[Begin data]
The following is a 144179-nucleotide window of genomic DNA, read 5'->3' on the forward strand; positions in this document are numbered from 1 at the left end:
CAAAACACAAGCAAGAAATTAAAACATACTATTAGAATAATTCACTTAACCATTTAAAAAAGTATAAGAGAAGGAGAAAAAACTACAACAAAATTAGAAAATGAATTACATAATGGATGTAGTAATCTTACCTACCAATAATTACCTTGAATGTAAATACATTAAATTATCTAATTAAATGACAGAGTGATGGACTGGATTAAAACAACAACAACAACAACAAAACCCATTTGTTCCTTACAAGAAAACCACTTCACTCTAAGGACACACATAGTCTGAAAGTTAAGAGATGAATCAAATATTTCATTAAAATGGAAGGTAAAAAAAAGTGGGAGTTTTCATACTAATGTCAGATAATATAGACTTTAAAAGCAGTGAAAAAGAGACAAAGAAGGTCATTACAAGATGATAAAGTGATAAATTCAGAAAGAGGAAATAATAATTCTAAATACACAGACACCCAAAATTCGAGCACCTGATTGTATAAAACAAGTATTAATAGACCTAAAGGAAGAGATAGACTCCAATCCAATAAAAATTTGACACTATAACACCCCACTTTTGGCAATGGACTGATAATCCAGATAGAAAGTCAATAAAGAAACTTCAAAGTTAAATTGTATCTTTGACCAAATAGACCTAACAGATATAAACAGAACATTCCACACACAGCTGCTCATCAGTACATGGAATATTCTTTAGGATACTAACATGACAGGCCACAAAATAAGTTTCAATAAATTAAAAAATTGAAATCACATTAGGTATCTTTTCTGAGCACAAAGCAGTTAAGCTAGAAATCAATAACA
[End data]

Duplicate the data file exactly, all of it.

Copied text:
The following is a 144179-nucleotide window of genomic DNA, read 5'->3' on the forward strand; positions in this document are numbered from 1 at the left end:
CAAAACACAAGCAAGAAATTAAAACATACTATTAGAATAATTCACTTAACCATTTAAAAAAGTATAAGAGAAGGAGAAAAAACTACAACAAAATTAGAAAATGAATTACATAATGGATGTAGTAATCTTACCTACCAATAATTACCTTGAATGTAAATACATTAAATTATCTAATTAAATGACAGAGTGATGGACTGGATTAAAACAACAACAACAACAACAAAACCCATTTGTTCCTTACAAGAAAACCACTTCACTCTAAGGACACACATAGTCTGAAAGTTAAGAGATGAATCAAATATTTCATTAAAATGGAAGGTAAAAAAAAGTGGGAGTTTTCATACTAATGTCAGATAATATAGACTTTAAAAGCAGTGAAAAAGAGACAAAGAAGGTCATTACAAGATGATAAAGTGATAAATTCAGAAAGAGGAAATAATAATTCTAAATACACAGACACCCAAAATTCGAGCACCTGATTGTATAAAACAAGTATTAATAGACCTAAAGGAAGAGATAGACTCCAATCCAATAAAAATTTGACACTATAACACCCCACTTTTGGCAATGGACTGATAATCCAGATAGAAAGTCAATAAAGAAACTTCAAAGTTAAATTGTATCTTTGACCAAATAGACCTAACAGATATAAACAGAACATTCCACACACAGCTGCTCATCAGTACATGGAATATTCTTTAGGATACTAACATGACAGGCCACAAAATAAGTTTCAATAAATTAAAAAATTGAAATCACATTAGGTATCTTTTCTGAGCACAAAGCAGTTAAGCTAGAAATCAATAACA